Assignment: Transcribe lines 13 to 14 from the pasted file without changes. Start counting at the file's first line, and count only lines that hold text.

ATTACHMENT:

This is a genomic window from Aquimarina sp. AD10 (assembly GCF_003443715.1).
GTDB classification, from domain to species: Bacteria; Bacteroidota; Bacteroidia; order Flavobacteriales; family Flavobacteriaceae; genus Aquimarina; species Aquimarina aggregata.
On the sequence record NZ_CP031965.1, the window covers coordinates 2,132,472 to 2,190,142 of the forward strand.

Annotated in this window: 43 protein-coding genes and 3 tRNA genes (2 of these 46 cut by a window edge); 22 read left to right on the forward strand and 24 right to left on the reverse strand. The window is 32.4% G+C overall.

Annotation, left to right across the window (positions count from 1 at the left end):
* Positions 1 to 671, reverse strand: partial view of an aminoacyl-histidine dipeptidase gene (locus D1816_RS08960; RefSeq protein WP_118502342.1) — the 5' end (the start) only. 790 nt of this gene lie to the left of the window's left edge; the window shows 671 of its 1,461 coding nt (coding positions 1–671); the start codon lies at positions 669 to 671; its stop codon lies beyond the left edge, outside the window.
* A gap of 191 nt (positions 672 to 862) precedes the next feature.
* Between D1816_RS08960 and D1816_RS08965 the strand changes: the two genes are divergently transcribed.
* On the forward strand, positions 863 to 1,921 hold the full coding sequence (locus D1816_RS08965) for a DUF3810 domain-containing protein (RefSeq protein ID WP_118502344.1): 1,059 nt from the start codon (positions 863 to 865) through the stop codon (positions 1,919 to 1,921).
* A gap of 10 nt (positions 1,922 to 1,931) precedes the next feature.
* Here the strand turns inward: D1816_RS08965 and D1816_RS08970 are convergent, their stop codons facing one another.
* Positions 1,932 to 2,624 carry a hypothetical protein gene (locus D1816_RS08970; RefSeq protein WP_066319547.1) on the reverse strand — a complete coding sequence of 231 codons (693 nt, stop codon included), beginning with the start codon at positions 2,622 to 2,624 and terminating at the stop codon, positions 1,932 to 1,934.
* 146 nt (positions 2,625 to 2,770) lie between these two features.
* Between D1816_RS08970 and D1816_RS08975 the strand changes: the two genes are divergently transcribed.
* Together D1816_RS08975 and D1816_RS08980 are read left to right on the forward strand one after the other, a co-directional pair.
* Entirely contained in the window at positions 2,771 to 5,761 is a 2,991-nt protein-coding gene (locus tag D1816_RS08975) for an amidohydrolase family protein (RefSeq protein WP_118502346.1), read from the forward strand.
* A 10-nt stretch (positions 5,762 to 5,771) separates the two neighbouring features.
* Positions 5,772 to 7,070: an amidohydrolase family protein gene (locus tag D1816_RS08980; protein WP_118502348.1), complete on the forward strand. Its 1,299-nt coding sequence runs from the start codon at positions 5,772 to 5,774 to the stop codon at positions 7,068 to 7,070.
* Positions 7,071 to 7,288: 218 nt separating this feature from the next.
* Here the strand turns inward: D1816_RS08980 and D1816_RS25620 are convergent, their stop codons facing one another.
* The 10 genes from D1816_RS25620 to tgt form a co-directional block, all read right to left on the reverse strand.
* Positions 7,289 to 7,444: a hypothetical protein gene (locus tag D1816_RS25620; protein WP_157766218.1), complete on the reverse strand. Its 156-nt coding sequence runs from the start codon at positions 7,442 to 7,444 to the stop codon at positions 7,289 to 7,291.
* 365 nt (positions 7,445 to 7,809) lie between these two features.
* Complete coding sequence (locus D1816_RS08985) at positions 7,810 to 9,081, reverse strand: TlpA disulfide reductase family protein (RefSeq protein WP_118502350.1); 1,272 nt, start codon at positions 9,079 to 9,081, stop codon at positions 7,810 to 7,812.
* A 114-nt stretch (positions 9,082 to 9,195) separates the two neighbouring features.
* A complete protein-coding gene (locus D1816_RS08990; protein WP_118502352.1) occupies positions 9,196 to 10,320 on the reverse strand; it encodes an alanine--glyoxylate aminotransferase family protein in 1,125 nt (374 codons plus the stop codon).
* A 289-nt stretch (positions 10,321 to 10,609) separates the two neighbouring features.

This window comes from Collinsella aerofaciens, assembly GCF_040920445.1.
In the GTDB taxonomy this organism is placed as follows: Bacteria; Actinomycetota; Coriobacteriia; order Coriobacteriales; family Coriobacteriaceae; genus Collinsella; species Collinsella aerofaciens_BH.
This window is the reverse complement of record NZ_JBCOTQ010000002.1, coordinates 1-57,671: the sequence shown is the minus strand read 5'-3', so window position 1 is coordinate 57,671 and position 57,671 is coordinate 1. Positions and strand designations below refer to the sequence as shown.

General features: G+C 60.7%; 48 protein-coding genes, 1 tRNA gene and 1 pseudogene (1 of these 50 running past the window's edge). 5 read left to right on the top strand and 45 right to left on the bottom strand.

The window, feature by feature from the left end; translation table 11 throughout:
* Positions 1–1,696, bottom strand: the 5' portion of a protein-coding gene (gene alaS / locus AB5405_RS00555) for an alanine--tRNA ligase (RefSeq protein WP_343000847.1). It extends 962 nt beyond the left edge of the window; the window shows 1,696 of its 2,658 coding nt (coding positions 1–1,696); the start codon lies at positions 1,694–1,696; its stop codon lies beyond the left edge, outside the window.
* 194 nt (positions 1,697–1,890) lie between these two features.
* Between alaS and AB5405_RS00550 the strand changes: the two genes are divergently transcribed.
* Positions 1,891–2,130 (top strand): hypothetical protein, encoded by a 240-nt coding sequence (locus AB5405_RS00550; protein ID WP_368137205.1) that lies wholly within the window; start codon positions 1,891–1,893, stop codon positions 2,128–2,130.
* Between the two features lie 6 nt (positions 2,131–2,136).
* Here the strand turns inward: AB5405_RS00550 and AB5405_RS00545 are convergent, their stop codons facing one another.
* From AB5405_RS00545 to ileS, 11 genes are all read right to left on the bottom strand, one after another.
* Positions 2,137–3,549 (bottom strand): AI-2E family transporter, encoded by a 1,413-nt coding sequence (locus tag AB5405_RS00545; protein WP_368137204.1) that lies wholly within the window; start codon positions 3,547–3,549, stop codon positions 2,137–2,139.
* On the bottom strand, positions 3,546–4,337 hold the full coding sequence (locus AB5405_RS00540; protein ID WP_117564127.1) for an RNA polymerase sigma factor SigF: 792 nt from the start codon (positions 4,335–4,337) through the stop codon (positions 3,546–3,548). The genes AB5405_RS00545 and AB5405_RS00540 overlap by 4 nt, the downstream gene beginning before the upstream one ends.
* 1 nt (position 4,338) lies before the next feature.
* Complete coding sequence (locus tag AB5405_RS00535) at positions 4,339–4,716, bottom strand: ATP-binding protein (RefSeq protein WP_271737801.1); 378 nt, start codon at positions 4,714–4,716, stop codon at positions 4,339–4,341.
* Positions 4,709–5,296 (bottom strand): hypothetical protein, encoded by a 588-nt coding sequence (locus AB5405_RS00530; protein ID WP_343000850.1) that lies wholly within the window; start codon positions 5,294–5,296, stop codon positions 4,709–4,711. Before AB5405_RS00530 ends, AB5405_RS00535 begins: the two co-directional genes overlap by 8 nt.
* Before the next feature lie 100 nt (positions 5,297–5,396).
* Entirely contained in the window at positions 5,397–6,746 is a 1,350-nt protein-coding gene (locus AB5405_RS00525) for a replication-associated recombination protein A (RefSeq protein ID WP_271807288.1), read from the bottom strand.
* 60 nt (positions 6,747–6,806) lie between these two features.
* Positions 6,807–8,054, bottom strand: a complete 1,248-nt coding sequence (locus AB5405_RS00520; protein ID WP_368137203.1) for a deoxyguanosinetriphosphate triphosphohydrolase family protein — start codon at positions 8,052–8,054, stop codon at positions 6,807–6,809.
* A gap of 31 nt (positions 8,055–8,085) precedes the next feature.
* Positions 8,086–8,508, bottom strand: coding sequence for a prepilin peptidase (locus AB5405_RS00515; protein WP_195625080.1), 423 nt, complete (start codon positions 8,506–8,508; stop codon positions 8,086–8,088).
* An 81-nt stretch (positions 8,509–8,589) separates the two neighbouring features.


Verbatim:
* 146 nt (positions 2,625 to 2,770) lie between these two features.
* Between D1816_RS08970 and D1816_RS08975 the strand changes: the two genes are divergently transcribed.